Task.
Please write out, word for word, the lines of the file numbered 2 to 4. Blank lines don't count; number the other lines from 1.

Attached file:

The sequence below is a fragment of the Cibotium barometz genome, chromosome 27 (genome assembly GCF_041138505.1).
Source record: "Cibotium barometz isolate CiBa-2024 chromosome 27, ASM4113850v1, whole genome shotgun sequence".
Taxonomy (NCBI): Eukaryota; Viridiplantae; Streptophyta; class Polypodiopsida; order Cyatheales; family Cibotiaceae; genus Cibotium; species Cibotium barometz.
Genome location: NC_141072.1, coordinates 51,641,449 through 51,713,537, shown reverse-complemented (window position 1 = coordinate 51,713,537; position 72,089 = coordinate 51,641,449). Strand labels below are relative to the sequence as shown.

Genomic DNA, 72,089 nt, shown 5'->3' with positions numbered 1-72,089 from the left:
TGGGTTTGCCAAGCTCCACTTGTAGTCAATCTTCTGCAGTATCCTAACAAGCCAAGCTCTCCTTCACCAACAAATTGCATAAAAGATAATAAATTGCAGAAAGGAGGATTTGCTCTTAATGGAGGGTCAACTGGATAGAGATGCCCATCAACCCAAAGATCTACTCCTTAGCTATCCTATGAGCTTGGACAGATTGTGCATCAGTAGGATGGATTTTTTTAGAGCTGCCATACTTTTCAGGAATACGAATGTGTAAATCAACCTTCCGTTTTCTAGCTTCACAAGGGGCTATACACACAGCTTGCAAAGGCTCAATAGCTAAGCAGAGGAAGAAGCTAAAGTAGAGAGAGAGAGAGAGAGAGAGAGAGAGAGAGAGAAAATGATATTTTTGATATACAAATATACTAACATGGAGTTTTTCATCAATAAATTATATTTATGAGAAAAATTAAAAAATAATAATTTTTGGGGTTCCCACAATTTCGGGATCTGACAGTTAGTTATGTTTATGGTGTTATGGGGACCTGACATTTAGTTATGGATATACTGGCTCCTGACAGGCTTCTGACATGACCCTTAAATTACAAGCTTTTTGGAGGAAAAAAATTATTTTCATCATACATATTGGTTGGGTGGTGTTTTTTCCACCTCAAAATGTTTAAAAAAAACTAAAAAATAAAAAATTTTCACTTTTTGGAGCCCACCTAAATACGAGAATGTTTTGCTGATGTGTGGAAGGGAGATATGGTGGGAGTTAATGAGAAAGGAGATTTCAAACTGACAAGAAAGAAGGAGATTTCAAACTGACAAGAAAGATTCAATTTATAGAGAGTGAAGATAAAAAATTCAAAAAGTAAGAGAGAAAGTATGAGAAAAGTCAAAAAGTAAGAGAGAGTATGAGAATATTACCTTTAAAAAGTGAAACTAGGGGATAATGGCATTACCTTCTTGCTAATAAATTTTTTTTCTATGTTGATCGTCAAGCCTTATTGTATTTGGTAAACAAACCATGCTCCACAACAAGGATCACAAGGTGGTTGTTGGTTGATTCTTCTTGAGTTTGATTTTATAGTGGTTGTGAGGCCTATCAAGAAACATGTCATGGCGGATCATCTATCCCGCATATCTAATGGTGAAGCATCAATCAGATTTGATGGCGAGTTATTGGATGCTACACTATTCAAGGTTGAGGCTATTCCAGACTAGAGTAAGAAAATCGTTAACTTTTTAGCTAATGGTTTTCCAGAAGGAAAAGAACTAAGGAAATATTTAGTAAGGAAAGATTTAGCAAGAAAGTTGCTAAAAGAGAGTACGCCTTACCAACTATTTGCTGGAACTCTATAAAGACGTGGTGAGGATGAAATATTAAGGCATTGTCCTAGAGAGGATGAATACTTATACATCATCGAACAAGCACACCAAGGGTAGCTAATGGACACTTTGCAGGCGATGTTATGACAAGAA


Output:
Source record: "Cibotium barometz isolate CiBa-2024 chromosome 27, ASM4113850v1, whole genome shotgun sequence".
Taxonomy (NCBI): Eukaryota; Viridiplantae; Streptophyta; class Polypodiopsida; order Cyatheales; family Cibotiaceae; genus Cibotium; species Cibotium barometz.
Genome location: NC_141072.1, coordinates 51,641,449 through 51,713,537, shown reverse-complemented (window position 1 = coordinate 51,713,537; position 72,089 = coordinate 51,641,449). Strand labels below are relative to the sequence as shown.